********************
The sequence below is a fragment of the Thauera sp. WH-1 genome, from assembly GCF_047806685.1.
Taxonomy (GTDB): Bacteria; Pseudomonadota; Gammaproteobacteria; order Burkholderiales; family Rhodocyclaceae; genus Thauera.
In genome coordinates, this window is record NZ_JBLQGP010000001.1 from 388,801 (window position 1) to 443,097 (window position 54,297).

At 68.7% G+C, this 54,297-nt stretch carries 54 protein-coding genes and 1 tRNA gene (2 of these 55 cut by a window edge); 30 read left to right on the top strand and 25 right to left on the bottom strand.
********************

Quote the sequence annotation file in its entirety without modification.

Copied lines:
The sequence below is a fragment of the Thauera sp. WH-1 genome, from assembly GCF_047806685.1.
Taxonomy (GTDB): Bacteria; Pseudomonadota; Gammaproteobacteria; order Burkholderiales; family Rhodocyclaceae; genus Thauera.
In genome coordinates, this window is record NZ_JBLQGP010000001.1 from 388,801 (window position 1) to 443,097 (window position 54,297).

At 68.7% G+C, this 54,297-nt stretch carries 54 protein-coding genes and 1 tRNA gene (2 of these 55 cut by a window edge); 30 read left to right on the top strand and 25 right to left on the bottom strand.